would be remembered, if at all, as 
'the guy that gave dignity and poetry 
and rock ’n’ roll to smack, speed, 
homosexuality, etc." Well, maybe, 
but I was under the impression that 
it was Rimbaud who did that. Lou 
was however, one of the first rock 
and rollers to caress such subjects 
with cool detachment. This tome 
though is not about rock and roll, it 
is about poetry, lyrics Lou feels "can 
stand alone from the music for 
which they were originally written." 

So the question becomes, can 
the verse stand alone, is it effective 
poetry - work of heightened lan¬ 
guage full of mystery, metaphor and 
profundity? Well, there is a com¬ 
position called Murder Mystery 
which on record contained two sets 
of lyrics such as the following both 
spoken at the same time: 


for screeching and yelling 
and various offenses, lower 
the queen and bend her over 
the tub, against the state, the 
country, the committee, hold 
her head under the water 
please for an hour... 


relent and obverse and in¬ 
verse and perverse and 
reverse the inverse of per¬ 
verse and reverse and 
reverse and reverse and 
reverse and reverse 

Having fun yet? Learned any¬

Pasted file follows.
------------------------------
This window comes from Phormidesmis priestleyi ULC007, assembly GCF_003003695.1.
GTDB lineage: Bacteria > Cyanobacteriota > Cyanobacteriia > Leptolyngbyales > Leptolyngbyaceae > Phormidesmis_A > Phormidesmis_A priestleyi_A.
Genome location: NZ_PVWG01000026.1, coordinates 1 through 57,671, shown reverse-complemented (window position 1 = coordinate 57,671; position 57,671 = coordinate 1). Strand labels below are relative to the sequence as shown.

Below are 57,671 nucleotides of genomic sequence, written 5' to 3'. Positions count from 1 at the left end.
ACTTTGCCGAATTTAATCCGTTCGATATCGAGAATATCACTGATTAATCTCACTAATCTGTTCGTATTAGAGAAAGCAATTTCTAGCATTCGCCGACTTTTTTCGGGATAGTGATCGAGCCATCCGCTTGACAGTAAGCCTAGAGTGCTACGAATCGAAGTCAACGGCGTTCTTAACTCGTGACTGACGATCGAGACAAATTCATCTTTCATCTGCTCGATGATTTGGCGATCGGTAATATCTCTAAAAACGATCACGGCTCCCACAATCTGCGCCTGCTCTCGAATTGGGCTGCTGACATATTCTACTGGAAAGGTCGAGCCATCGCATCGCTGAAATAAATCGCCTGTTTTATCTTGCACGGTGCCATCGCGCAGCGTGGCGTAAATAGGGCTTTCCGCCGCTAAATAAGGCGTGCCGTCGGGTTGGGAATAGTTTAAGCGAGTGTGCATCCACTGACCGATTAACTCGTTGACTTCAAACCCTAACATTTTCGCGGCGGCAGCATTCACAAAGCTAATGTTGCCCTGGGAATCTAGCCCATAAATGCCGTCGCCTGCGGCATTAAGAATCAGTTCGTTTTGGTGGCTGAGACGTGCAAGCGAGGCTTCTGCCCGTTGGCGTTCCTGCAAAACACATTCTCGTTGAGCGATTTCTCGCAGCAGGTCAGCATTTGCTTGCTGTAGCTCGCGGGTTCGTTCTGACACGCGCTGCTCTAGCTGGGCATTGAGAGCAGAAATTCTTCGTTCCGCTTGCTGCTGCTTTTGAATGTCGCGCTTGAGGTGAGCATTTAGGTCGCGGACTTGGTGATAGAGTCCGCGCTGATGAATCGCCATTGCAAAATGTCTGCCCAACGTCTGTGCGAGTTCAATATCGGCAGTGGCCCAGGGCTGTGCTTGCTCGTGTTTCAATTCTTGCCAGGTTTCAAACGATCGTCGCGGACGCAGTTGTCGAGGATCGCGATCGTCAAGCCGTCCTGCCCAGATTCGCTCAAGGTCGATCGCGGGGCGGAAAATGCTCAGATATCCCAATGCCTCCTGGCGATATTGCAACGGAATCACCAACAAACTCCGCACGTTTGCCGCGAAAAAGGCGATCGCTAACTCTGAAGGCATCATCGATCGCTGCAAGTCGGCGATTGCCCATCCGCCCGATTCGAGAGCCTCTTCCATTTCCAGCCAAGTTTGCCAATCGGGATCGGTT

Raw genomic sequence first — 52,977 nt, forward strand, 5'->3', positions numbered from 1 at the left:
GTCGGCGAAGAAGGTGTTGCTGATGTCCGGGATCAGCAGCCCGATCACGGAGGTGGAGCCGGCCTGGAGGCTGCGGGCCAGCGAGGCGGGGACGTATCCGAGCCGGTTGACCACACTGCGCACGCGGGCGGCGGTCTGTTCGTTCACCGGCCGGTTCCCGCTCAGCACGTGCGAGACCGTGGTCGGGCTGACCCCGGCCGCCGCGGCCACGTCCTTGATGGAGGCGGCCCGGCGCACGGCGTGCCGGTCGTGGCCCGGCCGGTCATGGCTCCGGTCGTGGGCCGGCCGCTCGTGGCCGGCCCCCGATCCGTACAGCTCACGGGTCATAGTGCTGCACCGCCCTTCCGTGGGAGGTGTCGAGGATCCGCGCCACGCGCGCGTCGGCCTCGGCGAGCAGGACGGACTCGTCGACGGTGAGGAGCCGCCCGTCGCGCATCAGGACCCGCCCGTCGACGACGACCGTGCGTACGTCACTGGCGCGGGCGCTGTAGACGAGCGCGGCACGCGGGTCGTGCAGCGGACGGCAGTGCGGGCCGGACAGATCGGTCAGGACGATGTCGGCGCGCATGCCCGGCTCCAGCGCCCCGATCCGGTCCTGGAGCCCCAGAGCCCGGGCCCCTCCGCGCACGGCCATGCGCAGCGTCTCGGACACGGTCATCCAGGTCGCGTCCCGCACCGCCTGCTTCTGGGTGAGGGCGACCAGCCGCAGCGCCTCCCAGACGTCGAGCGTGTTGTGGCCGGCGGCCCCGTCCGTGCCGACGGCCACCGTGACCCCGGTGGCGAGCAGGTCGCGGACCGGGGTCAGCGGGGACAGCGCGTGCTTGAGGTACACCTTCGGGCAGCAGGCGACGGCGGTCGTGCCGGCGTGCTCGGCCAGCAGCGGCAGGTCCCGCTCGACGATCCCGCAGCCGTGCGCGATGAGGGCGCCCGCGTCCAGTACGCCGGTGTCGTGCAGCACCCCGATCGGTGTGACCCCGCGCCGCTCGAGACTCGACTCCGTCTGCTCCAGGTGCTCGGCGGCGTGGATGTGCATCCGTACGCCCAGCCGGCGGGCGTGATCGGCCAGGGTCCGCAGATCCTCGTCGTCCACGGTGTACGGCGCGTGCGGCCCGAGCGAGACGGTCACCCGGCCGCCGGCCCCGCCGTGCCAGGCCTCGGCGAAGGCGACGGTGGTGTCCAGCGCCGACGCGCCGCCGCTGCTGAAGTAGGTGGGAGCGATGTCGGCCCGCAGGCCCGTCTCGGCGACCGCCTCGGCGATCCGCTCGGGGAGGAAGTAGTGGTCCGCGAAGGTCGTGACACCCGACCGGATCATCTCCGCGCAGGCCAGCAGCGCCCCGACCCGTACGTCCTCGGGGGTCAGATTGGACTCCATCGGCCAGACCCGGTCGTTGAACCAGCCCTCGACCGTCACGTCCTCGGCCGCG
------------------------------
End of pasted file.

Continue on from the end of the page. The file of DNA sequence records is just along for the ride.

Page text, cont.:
thing? Has your life been enriched 
or ennobled in any way? Perhaps 
I’m being unfair let’s sample a sec¬ 
tion from Reed’s favorite lyric, The 

When he fell down on his 
knees after soaring through 
the air with nothing to hold 
him there It was really not 

cute to play without a 

This is doggerel and it matters not 
a whit that some of it has been pub¬ 
lished in The New York Times and 
The Paris Review or that some of it, 
like The Slide has even won awards: 

I've got nothing about gay guys 
But, faggots, just like a cunt. 

Years ago, wherever we would 
spot them, 

Handles down, Alabama, small 

We’d take the ha, ha, so ha, I, he'd 
Do the slide 
Do the slide 
Baby, you’d better slide. 

What’s missing is the confluence 
of music and verse which con¬ 
stitutes Reed’s genius. Either ele¬ 
ment extracted from the mix is like a 
truncated limb preserved in formal¬ 
dehyde, perhaps interesting as a 
museum piece but nowhere near as 
potent. Compelling when ex¬ 
perienced in viivo, it’s ironic that a 
rock and roller who has such 
resentment for the encyclopediac 
approach to the idiom is so willing to 
aid in his own mummification. 

Wiretap: Listening In On 
America’s Mafia 

ed James Goode 
Fireside Books (1988)